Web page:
ACW: You have a knack for coming up with lovely and poetic titles for your fiction – The Serial Killer’s Astronaut Daughter; The Floating Girls: A Documentary; Grey in the Gauge of His Storm; and Such Faces We Wear, Such Masks We Hide, to name a few. What is your secret for coming up with such evocative and intriguing titles? Does the story come first, or the title?
DAW: I don’t think I have secret, but I see titles as both an introduction and an extension of the story, not just as a label. I’d say it’s fifty-fifty with respect to which comes first, although if it doesn’t come first, it usually comes not long after I’ve started writing the story itself.
Sometimes a title will pop into my head and hover there like the fading traces of a strange dream until I write the story. “The Floating Girls” was one such title, although I added “A Documentary” after the first draft was done. “The Serial Killer’s Astronaut Daughter” came to me right after I wrote the first snippet of dialogue that generated the rest of the story:
“My advice to you,” Wallace says, “is to stay quiet and dignified. Let it blow over. Two months and we’re out. The novelty will wear off.”
“Quiet and dignified? Are you fucking serious? I’m an astronaut, not a fucking Barbie doll. Would you stay quiet and dignified if you were going through the same thing?”
But sometimes I reach the end of a story, realize the original title was all wrong, and then agonize over finding the right one. It’s a bit like digging through a puzzle for the right piece or finding the perfect seasoning for the soup.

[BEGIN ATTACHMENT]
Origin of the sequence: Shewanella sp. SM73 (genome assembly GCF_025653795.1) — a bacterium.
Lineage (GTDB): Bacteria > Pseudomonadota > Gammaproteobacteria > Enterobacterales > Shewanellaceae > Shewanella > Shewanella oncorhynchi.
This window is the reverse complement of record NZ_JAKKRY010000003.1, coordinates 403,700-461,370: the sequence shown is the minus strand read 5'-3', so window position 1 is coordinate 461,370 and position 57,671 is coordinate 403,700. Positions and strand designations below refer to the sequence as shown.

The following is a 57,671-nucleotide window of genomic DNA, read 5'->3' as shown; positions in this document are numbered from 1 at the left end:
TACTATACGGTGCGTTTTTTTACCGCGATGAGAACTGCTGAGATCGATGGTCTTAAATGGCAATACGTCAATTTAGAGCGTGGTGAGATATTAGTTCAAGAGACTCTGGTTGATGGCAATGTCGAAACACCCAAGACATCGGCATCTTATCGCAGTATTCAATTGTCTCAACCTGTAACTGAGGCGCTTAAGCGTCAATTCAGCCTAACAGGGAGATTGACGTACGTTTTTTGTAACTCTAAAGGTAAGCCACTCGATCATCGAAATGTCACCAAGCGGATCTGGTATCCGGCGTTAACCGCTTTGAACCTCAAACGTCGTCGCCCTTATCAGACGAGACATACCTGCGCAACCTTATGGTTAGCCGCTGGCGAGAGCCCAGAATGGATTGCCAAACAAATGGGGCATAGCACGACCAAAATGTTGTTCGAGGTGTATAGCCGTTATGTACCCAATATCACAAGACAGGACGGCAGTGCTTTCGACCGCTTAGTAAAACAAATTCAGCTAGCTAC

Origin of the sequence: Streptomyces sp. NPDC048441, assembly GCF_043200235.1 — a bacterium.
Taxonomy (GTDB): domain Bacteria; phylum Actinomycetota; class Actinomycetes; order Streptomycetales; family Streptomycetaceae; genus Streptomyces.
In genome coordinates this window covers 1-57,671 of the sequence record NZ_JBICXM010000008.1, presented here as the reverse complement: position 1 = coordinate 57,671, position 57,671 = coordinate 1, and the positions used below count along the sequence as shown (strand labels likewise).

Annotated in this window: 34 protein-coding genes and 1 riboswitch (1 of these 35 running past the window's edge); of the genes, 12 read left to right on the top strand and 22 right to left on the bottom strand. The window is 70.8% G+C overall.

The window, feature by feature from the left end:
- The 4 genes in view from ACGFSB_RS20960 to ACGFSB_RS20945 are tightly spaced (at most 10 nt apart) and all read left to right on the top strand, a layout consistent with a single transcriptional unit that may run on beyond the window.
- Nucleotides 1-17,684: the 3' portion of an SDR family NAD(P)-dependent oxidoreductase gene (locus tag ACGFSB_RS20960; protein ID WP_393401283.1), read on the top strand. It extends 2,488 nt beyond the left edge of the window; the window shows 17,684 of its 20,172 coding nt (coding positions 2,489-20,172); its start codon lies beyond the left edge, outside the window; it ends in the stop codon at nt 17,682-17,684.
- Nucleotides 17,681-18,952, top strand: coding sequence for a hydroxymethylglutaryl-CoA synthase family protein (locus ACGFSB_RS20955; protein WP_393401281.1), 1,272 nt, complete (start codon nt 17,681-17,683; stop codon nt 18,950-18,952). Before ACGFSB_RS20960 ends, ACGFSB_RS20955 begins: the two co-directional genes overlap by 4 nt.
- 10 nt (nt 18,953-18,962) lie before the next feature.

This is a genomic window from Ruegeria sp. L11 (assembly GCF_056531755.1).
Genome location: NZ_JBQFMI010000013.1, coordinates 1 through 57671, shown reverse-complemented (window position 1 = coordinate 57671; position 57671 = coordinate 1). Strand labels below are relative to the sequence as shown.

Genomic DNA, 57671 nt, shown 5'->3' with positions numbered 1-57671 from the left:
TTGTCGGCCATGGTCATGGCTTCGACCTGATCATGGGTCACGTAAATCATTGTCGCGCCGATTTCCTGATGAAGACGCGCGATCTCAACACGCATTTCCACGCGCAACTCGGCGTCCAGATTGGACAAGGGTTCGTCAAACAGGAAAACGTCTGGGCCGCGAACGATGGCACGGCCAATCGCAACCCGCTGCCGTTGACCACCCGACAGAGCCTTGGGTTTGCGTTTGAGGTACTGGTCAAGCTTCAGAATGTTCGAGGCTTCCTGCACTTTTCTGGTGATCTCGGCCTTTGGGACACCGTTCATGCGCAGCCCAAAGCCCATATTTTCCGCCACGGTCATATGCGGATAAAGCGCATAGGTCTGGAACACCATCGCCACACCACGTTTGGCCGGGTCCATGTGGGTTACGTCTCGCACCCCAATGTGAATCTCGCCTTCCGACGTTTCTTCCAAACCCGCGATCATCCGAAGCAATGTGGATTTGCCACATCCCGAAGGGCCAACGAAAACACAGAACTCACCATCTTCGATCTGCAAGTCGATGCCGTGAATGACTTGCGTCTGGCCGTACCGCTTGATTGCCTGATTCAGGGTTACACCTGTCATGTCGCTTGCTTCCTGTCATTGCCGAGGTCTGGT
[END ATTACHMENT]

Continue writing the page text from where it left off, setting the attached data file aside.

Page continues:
ACW: Some of your stories carry echoes of Angela Carter, Shirley Jackson, and Charlotte Perkins Gilman. Are any of these authors conscious influences? If not, which authors (if any) would you say most influenced your literary style? Regardless of influence, who are some of the authors you love as comfort reads, to challenge you, or to recommend to friends?
DAW: What a trio of amazing talent that is; thank you for such a huge compliment! They’re definitely not conscious influences, but I think writers are influenced by everything they read. Like the majority of authors who write dark fiction, I’d count Stephen King and Shirley Jackson as early influences, but with time I think my style and voice has developed, and is still developing, into something of its own.
Stephen King is definitely a comfort read, and I’m also partial to thriller and suspense novels, like those by Gillian Flynn and Laura Lippman. Hard science fiction is definitely a challenge for me, but I’m currently reading The Three-Body Problem by Cixin (translated by Liu, Ken Liu) and love it.
ACW: Switching away from books and writing for a bit, let’s talk about dogs. You have two rescued pit bulls. What are some of the most endearing things they do? What are some of the most aggravating?
DAW: Ripley is a lap dog, all fifty-pounds of her and it’s both endearing and aggravating. Endearing because she’s love bug; a little aggravating because fifty pounds is heavy. Kane is seventy-five pounds and doesn’t try to be a lap dog anymore; he likes to curl up next to me. It’s sweet and lovely until he farts and when he does, it’s as if he’s released a toxic cloud of epic proportions.
ACW: With your steady conquering of the world of short fiction and novels, what are you working on next?
DAW: I’m attempting to wrestle my love of short fiction into the long form by way of a portmanteau novel, a series of stories connected by a larger framing story revolving around stories and storytelling and families and the secrets they keep.
ACW: Sounds fantastic! I can’t wait to read the collection, and the novel(s). Thanks for dropping by!
DAW: Thank you so much for asking me here!